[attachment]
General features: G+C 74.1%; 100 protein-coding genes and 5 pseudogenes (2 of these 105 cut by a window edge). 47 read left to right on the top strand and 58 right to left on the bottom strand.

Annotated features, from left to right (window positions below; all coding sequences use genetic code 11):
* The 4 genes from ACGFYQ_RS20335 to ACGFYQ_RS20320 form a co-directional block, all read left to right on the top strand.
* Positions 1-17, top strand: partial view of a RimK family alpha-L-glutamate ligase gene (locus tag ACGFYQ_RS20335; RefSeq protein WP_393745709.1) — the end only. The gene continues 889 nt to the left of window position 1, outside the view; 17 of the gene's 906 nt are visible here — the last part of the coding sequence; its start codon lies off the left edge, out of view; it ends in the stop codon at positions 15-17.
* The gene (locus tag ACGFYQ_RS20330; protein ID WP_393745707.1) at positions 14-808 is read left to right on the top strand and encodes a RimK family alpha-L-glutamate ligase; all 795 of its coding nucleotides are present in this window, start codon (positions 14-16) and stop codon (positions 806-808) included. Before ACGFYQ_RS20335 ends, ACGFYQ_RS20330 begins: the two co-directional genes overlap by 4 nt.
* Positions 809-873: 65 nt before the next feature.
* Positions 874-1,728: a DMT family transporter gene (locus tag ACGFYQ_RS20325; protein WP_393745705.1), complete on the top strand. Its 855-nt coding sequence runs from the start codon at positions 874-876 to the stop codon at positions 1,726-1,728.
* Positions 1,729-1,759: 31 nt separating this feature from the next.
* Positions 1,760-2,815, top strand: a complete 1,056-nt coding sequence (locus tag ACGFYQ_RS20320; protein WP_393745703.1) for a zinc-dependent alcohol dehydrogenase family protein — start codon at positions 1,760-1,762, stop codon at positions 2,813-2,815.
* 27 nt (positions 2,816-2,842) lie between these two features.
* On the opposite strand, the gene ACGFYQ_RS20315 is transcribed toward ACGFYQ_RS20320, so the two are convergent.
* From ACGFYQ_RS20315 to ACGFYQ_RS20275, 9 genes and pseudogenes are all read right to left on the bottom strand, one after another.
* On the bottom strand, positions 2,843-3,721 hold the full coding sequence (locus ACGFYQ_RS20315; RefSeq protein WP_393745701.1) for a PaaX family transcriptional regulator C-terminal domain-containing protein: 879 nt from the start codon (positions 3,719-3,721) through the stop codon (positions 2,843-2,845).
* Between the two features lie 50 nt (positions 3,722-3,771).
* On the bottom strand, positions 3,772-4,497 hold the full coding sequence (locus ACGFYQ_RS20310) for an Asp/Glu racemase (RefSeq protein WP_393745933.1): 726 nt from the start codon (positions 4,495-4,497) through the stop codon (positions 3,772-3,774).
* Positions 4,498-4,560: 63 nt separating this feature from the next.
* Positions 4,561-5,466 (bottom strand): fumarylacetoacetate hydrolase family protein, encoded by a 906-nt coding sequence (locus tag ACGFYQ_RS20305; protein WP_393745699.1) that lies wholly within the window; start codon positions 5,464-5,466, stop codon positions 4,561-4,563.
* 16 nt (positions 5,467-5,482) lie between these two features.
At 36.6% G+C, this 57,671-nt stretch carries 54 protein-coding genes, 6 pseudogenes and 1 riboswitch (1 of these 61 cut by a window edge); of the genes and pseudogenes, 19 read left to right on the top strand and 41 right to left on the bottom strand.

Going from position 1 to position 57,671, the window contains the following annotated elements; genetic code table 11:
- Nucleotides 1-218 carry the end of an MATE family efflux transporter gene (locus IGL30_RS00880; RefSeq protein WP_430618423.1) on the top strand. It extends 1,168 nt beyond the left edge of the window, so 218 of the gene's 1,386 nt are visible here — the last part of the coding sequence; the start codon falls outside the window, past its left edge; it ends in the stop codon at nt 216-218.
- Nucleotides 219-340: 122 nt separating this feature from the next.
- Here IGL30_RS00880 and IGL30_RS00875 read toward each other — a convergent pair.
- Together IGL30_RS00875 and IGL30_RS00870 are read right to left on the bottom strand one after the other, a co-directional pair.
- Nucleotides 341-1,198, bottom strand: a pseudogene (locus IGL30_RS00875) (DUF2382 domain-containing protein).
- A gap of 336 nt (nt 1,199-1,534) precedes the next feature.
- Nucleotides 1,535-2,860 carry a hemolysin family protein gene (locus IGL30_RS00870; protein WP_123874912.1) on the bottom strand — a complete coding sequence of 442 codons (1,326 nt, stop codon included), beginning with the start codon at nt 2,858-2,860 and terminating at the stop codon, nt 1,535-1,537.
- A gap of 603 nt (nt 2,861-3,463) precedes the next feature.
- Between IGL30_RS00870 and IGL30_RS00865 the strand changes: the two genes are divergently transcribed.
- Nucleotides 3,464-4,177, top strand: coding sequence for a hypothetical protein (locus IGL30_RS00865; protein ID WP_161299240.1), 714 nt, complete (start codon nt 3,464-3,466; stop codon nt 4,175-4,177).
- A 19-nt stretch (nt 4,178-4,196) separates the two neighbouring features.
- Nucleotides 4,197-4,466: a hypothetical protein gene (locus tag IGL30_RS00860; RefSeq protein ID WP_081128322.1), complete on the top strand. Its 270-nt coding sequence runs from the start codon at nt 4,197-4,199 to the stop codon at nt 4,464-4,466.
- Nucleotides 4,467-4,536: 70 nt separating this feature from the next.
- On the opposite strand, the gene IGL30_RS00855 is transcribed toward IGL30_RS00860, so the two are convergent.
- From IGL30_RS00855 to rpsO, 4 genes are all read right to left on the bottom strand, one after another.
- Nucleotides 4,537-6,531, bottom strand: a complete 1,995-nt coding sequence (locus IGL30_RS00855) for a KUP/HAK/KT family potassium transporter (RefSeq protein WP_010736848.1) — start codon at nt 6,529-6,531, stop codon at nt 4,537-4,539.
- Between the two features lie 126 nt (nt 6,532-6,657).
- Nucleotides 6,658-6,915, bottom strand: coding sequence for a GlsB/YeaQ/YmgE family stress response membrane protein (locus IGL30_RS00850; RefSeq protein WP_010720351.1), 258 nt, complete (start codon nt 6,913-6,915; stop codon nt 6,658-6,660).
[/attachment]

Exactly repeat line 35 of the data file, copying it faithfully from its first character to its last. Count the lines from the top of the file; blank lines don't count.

- From IGL30_RS00855 to rpsO, 4 genes are all read right to left on the bottom strand, one after another.